12 Take balls of minced meat, sauce, and a bit of lemon (10)
EMASCULATE – An anagram (minced) of MEAT SAUCE L (a bit of lemon).

14 It might raise your standing to the next level? (9)
ESCALATOR – Cryptic definition of a moving staircase.

16 Supply rare Pils as compensation (8)
REPRISAL – An anagram (supply) of RARE PILS.

18 Abiding zombification? (7)
UNDYING – Double definition, the first being a word meaning ending and the second whimsically the process of reanimating a corpse as a zombie.

20 Topless fan’s conduct is going too far (7)
OVERRUN – A five letter word for a fan without the first letter (topless) and a three letter word meaning conduct or manage.

21 Advance, gun exposed (6)
EVOLVE – Remove the outer letters (exposed) from revolver (gun).

23 Fate of jelly attacked from all sides (5)
BESET – The fate of jelly is to be set.

24 A worry leaving men twisted (4)
AWRY – Remove the abbreviation for other ranks (men) from the A WORRY in the clue.

27 comments on “NTSPP – 461

  1. Perfect Saturday lunchtime fare. Fitted nicely into the time I have available and with some splendid d’oh moments too

    Thanks to Marg and, in advance, to Prolixic

  2. Very good, some nice clangs. Not sure I really understand 15a, sure I’m missing something.

    Enjoyable puzzle, thanks Marg

  3. Congratulations on the promotion, Marg – and thank you for a very good first puzzle in your new slot.
    I had a couple of queries that Prolixic will doubtless set me straight on but there was so much to enjoy here.

    Top three for me were 5&26a plus 7d although I have to give a nod to 11a for reasons other than those that could claim to be crossword related!

    Thanks again – perhaps you’ll be able to join us for the 10th Birthday Bash?

    1. Thank you, Jane, for your nice words about the puzzle and for your invitation to the Birthday Bash. It would be nice to have an opportunity to thank in person the commenters here who have provided feedback and encouragement for my setting efforts. Would a fringe newcomer like me fit in?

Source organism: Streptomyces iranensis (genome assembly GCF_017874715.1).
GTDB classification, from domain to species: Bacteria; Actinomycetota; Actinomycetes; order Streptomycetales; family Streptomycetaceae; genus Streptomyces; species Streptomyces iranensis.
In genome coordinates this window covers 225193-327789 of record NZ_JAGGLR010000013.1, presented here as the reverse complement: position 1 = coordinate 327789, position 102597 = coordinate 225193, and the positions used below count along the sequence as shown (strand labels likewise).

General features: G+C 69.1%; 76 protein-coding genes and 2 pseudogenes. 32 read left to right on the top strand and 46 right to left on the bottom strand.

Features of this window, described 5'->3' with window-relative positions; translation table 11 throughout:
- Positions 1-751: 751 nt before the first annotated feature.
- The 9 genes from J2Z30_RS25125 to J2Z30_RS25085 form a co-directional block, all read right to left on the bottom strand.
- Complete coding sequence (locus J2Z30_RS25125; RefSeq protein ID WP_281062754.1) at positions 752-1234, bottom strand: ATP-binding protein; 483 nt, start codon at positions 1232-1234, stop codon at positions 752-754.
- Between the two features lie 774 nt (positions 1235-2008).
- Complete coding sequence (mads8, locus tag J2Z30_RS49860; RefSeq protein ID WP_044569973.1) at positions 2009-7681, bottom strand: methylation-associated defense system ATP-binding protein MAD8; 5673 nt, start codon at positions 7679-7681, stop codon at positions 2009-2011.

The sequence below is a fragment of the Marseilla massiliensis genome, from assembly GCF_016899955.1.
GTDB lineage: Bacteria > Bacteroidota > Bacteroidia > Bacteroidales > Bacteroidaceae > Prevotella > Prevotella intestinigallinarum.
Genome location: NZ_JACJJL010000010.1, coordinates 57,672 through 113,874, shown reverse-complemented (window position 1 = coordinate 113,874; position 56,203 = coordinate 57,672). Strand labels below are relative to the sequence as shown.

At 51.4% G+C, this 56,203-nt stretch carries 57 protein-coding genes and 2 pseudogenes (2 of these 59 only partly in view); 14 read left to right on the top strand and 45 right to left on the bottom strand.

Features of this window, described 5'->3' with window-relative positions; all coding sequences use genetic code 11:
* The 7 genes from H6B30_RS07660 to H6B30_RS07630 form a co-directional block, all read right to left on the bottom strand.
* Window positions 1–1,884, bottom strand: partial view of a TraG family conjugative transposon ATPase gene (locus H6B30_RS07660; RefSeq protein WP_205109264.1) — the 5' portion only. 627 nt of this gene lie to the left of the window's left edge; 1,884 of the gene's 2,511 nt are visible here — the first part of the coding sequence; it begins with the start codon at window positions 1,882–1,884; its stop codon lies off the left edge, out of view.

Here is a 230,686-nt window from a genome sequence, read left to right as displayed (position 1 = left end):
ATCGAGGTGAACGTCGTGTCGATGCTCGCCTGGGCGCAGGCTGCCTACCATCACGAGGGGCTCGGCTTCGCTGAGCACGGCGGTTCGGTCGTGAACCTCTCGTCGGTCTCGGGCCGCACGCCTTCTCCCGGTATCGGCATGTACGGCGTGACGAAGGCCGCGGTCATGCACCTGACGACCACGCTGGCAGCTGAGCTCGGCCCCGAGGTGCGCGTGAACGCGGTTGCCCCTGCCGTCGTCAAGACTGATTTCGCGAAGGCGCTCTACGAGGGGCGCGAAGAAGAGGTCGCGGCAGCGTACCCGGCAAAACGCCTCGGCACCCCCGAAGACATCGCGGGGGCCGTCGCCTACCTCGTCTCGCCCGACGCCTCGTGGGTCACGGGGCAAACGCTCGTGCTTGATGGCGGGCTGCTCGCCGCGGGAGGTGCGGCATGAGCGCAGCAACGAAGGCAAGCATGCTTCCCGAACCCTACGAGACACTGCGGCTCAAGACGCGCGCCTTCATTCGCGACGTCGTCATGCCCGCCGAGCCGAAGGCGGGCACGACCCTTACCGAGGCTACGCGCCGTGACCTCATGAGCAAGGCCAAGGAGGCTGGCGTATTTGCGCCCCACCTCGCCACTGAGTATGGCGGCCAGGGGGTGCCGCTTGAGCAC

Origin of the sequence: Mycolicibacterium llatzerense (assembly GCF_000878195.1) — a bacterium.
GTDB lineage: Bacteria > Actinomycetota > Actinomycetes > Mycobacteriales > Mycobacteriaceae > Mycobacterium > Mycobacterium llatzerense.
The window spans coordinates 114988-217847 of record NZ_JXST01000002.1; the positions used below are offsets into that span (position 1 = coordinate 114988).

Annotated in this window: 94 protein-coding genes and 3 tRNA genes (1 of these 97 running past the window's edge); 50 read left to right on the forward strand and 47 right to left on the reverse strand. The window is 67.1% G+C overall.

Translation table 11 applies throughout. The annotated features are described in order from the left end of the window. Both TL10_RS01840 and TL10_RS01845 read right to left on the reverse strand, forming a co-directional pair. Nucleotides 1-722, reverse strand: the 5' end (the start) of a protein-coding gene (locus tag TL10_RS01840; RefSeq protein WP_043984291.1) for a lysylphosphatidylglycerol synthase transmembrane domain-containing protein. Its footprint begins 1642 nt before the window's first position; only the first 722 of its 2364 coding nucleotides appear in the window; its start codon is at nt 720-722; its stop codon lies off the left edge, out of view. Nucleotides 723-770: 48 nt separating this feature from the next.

1. You would be welcomed with open arms. I started out as a fringe newcomer at one of the get togethers and look what happened to me!

  4. I thought that this was absolutely wonderful, Marg. Lovely surfaces, some devious definitions, nice touches of humour and generally very smooth cluing. It was definitely a puzzle of two halves in terms of difficultly, I got almost no answers in the top half on my first pass. The bottom half fell into place smoothly and then I had quite a fight to complete the top half.

    12a is a great clue but it made me wince. I have never heard of 2d nor is it in my BRB, but it is in Collins online. I originally assumed the answer had to be “mankini” but I couldn’t parse the first three letters. I finally guessed the right answer after I completed 1a.

    Sometimes I think Jane and I must be related as we so often think alike, and today I have put a big star by 11a presumably for the same reason as her “nod”. My podium is over-crowded comprising 5a, 22a, 26a & 18d.

    Many thanks Marg, and very well done.

    1. 2d is in my chambers. I had come across it before (can’t remember why!) and remember thinking I’d love to use it in a crossword!

    2. Many thanks too to Prolixic for the review and particularly for the video accompaniment for 11a, which would be without doubt one of my Desert Island discs. Mark Knopfler = guitar and song-writing genius!

      P.S. I delayed posting this for 11 minutes while listening to the track.

    3. Thank you, Rabbit Dave, for those very complimentary comments. Feedback like that encourages me to keep trying to improve.

  5. Very entertaining crossword, thanks Marg; I also particularly enjoyed 11.